Marty’s report identified the leader of Drenica Group as a man called “The Snake” — a.k.a. Hashim Thaqi, who two days earlier had been named prime minister re-elect of the Republic of Kosovo. He has officially taken office in time for Kosovo’s third Independence Day celebrations.
The Atrocities Prevention Board may be mostly useless, or it may provide the means for increased military interventionism in the future, but it’s absurd to take seriously arguments for it from a war criminal. Indeed, the empowerment of Thaci and his associates since 1999 is a sobering reminder of what can result from “humanitarian” military interventions carried out in the name of halting atrocities.
Doug Mataconis reads too much into the recent verbal slips of Romney and his advisers:
So, no I don’t think that the Romney campaign is dumb enough to think the USSR still exists. I also don’t think, however, that this is just a simple slip of the tongue. They’re sending a message here, and it’s mostly to the GOP base.
This gives the Romney campaign too much credit for political calculation. I don’t think anyone in the campaign was trying to “send a message” by referring to the Czech Republic as Czechoslovakia or calling the Russians Soviets. The first mistake doesn’t send any message at all. The Romney adviser who said this, Pierre Prosper, mentioned Czechoslovakia in the context of using the usual talking point about the cancellation of missile defense installations that most Czechs and Poles never wanted. There is nothing subtle about this. It’s the same thing we’ve heard from the campaign for years. If they were intentional, these statements were particularly poorly-timed, since they came on the same day as Biden’s criticism that Romney was trapped in a Cold War mindset. Indeed, they blunders would not have been made if the Romney campaign hadn’t tried to issue a “prebuttal” of Biden’s attack.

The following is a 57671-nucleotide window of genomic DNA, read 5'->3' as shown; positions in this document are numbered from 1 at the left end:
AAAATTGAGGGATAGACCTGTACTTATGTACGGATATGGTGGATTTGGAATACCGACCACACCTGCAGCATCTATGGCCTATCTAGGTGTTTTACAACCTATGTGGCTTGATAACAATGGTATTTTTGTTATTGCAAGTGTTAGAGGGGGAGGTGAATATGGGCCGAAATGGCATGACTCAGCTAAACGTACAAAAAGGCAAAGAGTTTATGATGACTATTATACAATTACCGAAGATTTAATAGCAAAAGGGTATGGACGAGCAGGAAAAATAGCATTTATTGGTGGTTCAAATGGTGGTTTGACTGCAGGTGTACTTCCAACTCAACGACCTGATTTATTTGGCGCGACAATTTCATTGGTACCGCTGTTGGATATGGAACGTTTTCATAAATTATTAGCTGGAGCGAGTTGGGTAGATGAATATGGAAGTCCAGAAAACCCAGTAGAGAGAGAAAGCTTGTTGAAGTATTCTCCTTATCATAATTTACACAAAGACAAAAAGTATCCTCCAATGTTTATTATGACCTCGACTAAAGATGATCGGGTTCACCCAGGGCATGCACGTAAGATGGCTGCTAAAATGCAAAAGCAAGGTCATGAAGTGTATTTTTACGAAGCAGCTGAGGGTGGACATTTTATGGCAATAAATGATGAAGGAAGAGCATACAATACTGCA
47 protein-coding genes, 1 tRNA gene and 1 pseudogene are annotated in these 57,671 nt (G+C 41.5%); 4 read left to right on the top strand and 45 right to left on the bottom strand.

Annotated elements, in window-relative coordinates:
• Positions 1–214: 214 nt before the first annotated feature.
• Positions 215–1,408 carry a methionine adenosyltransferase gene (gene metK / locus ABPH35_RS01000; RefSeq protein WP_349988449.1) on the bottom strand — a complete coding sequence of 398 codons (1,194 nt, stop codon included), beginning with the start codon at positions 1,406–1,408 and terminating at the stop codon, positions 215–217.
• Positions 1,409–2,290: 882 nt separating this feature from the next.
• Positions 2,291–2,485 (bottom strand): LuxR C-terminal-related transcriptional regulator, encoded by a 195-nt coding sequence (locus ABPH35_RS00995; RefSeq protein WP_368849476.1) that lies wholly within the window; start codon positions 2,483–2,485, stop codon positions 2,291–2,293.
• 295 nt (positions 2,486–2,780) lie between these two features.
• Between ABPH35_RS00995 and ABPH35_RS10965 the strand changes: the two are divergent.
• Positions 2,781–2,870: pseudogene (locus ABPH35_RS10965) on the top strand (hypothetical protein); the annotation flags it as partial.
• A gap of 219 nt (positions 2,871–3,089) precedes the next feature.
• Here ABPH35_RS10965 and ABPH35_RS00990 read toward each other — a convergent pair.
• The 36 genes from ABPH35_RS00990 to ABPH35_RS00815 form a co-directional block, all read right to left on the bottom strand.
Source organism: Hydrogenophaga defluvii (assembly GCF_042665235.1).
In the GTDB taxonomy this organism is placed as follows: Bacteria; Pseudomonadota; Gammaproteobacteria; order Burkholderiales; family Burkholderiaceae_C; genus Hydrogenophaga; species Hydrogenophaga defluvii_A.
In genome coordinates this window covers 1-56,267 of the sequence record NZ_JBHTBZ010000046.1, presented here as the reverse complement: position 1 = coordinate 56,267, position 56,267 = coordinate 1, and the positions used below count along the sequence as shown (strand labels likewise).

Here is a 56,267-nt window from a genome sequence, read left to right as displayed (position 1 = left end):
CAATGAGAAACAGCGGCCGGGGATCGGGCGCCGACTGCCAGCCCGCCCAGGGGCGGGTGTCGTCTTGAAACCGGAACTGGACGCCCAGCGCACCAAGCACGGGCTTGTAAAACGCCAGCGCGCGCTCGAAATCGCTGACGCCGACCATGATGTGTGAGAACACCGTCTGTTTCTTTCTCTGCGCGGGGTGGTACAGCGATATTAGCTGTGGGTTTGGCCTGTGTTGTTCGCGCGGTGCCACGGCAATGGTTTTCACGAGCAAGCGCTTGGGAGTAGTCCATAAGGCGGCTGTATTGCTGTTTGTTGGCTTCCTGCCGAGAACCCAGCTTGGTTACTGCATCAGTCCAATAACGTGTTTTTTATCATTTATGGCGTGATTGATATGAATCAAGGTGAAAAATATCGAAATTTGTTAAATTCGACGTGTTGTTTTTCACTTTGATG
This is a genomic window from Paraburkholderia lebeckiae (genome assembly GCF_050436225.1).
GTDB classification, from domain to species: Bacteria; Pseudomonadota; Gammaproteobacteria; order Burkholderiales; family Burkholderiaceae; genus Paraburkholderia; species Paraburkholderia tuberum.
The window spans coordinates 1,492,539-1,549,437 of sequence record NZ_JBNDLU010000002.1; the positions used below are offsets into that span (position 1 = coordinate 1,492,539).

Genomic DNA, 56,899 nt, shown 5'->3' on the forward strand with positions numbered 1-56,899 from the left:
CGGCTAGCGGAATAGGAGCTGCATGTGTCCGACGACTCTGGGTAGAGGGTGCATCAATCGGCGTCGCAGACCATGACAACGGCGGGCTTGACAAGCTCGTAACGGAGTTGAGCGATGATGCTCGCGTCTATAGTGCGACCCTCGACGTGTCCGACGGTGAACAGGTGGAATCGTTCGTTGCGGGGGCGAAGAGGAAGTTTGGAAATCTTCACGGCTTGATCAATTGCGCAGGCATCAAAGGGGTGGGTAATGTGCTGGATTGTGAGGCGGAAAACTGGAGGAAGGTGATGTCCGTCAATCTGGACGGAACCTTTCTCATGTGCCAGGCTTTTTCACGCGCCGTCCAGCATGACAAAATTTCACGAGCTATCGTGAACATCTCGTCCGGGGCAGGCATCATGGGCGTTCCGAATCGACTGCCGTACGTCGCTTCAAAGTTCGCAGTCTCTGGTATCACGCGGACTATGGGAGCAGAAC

None of these little slips matters. The criticism of Romney’s “Cold War mindset” is valid because he deliberately chose to describe Russia as an enemy in terms that haven’t made sense since the Soviet era. Instead of backing away from the absurd description of Russia as “our number one geopolitical foe,” Romney and his advisers have reaffirmed it. It’s certainly true that some Republicans are wedded to the idea of Russia as a neo-Soviet menace. We heard this nonsense a lot back in 2008 during and after the war in Georgia, and Romney has occasionally expressed the view that he thinks Putin is intent on “rebuilding the Russian Empire,” which is a slightly different description of the same misguided view of Russian ambitions and post-Soviet political realities.
I suspect most Americans and most Republicans simply aren’t very receptive to fear-mongering about Russia. For one thing, 60% of Americans were under the age of 44 according to the 2010 census, and more than half of them are too young to have been alive during the Cold War. Those of us born in 1979 and later can vaguely remember the final years of the Cold War, but we have lived most of our lives during the decades since the dissolution of the USSR. As Scott Clement found earlier this year, Americans simply don’t worry about Russia anymore:
Today, there’s virtually no consensus any more that Russia is the bad guy. This year, for instance, a scant 2 percent picked Russia as America’s arch-nemesis. Yes, there’s a resistance against being too trustful — fewer than one in five have called Russia an “ally” at any point in time — but calling Russia America’s “number one geopolitical foe” makes Romney seem anachronistic, if not stuck in the Cold War.
The accompanying graph Clement used showed a significant difference between age groups in their attitudes towards Russia, but even a majority of older Americans does not perceive Russia as unfriendly or as an enemy:
Gallup finds that more Americans viewed Russia favorably than not earlier this year, and this has been true for every year during the past decade except 2003 and 2009. Bad feeling about the wars in Iraq and Georgia took their toll, but a favorable American view of Russia keeps coming back after each downturn. It makes some sense politically for Romney to be hawkish on Iran, which is exceptionally unpopular in the U.S., but there is no obvious political advantage in playing the Russophobe. It goes against Romney’s normal instinct to cater and pander to the electorate, and it suggests that even Romney’s ability to tell people what they want to hear is being overwhelmed by the influence of his hawkish foreign policy team.